Professor Moberly will discuss the interpretation of the story of Abraham’s near-sacrifice of his son Isaac in Genesis 22, and its relevance to the use of religion to authorise violence today.

Professor Moberly is one of the leading Old Testament scholars in the world. He is Professor in the Department of Theology and Religion at the University of Durham where he has taught for more than twenty years, having served in parish ministry prior to his appointment. He is the author of many books and articles including most recently 'Bible, Theology, and Faith: A Study of Abraham and Jesus' (2000) and 'Prophecy and Discernment' (2006), both of which engage the Bible in relation to its enduring significance for contemporary life.

Professor Moberly’s talk, 'Take your son - whom you love: Abraham and the authorisation of violence' will take place at 5.30pm on 31 March in Room 121 of the Lanyon Building at Queen’s. Admission is free.

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Crabs' memory of pain confirmed by Queen's academic
A hermit crab
A hermit crab
New research published by a Queen's University academic has shown that crabs not only suffer pain but that they retain a memory of it.

The study, which looked at the reactions of hermit crabs to small electric shocks, was carried out by Professor Bob Elwood and Mirjam Appel from the School of Biological Sciences at Queen’s and has been published in the journal Animal Behaviour.

Professor Elwood, who previously carried out a study showing that prawns endure pain, said his research highlights the need to investigate how crustaceans used in food industries are treated.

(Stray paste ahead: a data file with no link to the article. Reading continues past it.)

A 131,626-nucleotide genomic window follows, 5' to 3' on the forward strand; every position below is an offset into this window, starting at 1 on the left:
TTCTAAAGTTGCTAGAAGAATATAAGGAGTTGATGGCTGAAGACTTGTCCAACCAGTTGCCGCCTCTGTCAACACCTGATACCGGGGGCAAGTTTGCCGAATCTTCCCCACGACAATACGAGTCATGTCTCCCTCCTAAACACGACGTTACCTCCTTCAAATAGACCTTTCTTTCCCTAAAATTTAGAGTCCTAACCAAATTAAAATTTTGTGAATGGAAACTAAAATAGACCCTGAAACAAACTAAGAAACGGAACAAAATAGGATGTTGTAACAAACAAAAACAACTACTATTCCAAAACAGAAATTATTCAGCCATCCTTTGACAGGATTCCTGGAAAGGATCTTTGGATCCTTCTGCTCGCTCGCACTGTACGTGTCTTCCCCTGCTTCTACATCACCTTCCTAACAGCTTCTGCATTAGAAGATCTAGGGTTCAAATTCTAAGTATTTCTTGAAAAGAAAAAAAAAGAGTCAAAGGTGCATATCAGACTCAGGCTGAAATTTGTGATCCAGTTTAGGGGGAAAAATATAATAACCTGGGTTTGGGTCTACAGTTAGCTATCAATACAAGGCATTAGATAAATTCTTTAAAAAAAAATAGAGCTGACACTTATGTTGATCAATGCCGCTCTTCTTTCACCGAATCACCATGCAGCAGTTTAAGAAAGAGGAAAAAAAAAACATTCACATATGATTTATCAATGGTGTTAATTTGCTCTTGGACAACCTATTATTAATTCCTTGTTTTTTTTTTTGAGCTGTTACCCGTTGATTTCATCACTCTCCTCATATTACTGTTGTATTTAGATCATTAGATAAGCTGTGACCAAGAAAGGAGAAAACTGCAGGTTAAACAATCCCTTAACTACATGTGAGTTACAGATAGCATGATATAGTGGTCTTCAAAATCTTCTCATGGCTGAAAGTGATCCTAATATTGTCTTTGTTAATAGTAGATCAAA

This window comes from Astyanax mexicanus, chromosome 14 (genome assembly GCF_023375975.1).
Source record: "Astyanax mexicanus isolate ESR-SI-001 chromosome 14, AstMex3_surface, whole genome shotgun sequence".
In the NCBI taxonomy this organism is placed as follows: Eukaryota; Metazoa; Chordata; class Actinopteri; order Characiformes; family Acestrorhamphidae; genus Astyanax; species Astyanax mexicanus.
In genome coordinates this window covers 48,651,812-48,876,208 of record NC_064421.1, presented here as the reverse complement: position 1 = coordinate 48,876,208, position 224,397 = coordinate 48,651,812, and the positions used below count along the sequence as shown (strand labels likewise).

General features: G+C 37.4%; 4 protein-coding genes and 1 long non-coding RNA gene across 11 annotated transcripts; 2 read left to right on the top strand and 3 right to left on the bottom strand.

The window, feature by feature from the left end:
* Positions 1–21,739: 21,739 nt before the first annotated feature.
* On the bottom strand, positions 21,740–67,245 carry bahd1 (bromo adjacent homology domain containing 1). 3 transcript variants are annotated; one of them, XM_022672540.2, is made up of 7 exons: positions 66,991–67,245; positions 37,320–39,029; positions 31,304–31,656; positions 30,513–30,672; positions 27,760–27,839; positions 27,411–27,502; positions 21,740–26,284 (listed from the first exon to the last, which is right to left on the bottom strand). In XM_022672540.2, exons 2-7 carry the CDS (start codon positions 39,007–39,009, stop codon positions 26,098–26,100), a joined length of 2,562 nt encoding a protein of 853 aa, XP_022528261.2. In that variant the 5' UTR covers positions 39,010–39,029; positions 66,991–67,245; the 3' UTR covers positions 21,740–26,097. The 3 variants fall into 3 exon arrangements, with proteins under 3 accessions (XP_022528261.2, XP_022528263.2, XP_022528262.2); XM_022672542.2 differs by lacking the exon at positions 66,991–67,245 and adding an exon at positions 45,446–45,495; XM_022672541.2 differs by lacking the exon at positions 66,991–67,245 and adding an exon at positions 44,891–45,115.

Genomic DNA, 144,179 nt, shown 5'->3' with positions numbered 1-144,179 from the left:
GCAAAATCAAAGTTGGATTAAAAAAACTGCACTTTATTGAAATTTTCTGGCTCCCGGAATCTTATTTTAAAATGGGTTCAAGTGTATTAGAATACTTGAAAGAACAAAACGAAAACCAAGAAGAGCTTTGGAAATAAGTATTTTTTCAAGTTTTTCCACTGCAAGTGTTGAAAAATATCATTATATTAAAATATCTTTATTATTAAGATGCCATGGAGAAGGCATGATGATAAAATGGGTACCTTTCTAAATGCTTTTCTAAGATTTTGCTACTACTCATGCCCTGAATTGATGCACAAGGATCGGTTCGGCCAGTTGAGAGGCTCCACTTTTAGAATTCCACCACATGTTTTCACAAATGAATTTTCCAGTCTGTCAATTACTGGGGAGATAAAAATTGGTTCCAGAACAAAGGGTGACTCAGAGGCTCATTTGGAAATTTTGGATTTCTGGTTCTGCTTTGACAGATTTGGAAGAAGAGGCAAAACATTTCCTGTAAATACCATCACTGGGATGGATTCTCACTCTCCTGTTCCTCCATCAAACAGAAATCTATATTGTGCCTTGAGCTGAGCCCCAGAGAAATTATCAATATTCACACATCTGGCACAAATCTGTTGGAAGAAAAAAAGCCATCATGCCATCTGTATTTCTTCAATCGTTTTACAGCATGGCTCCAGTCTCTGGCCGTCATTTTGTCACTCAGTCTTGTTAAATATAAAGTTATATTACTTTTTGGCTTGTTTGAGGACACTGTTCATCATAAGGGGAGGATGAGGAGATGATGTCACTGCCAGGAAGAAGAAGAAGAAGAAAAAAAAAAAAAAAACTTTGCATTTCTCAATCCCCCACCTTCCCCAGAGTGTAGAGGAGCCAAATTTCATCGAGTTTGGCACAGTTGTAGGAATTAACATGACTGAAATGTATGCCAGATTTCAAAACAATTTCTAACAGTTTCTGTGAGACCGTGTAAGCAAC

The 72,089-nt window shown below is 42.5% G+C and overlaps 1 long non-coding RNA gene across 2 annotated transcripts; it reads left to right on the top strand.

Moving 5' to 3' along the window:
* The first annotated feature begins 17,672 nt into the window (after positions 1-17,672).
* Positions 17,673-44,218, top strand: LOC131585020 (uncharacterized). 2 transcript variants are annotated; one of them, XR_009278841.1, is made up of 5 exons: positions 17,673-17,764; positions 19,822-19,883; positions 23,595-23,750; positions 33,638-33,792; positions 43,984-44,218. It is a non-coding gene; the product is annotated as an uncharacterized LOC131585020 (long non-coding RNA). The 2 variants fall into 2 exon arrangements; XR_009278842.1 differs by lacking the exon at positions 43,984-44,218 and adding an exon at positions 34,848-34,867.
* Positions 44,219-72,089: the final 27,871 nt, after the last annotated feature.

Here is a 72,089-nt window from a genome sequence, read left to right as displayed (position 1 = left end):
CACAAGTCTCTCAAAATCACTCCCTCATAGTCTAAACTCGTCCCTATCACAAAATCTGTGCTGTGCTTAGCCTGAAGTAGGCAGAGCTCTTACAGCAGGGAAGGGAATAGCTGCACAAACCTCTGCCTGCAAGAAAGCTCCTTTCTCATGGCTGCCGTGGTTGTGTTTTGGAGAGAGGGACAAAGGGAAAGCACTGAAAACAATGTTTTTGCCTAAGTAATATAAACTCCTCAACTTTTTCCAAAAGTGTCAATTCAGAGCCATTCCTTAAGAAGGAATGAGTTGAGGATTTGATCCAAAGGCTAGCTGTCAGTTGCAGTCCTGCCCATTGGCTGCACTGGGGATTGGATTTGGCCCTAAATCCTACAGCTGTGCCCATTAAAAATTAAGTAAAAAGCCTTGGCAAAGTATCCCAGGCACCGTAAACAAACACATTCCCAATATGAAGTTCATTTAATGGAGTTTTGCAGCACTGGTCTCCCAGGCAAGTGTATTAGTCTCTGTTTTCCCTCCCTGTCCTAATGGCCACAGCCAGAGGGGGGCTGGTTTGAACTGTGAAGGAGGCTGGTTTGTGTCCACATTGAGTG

Hermit crabs have no shell of their own so inhabit other structures, usually empty mollusc shells.

Wires were attached to shells to deliver the small shocks to the abdomen of the some of the crabs within the shells.

The only crabs to get out of their shells were those which had received shocks, indicating that the experience is unpleasant for them.

Hermit crabs are known to prefer some species of shells to others and it was found that that they were more likely to come out of the shells they least preferred. This shows that central neuronal processing occurs rather than the response merely being a reflex. They traded-off between keeping a good shell and acceptance of the shock.

The main aim of the experiment, however, was to deliver a shock just under the threshold that causes crabs to move out of the shell, to see what happened when a new shell was then offered.

Crabs that had been shocked but had remained in their shell appeared to remember the experience of the shock because they quickly moved towards the new shell, investigated it briefly and were more likely to change to the new shell compared to those that had not been shocked.

Professor Elwood said: “There has been a long debate about whether crustaceans including crabs, prawns and lobsters feel pain.

“We know from previous research that they can detect harmful stimuli and withdraw from the source of the stimuli but that could be a simple reflex without the inner ‘feeling’ of unpleasantness that we associate with pain.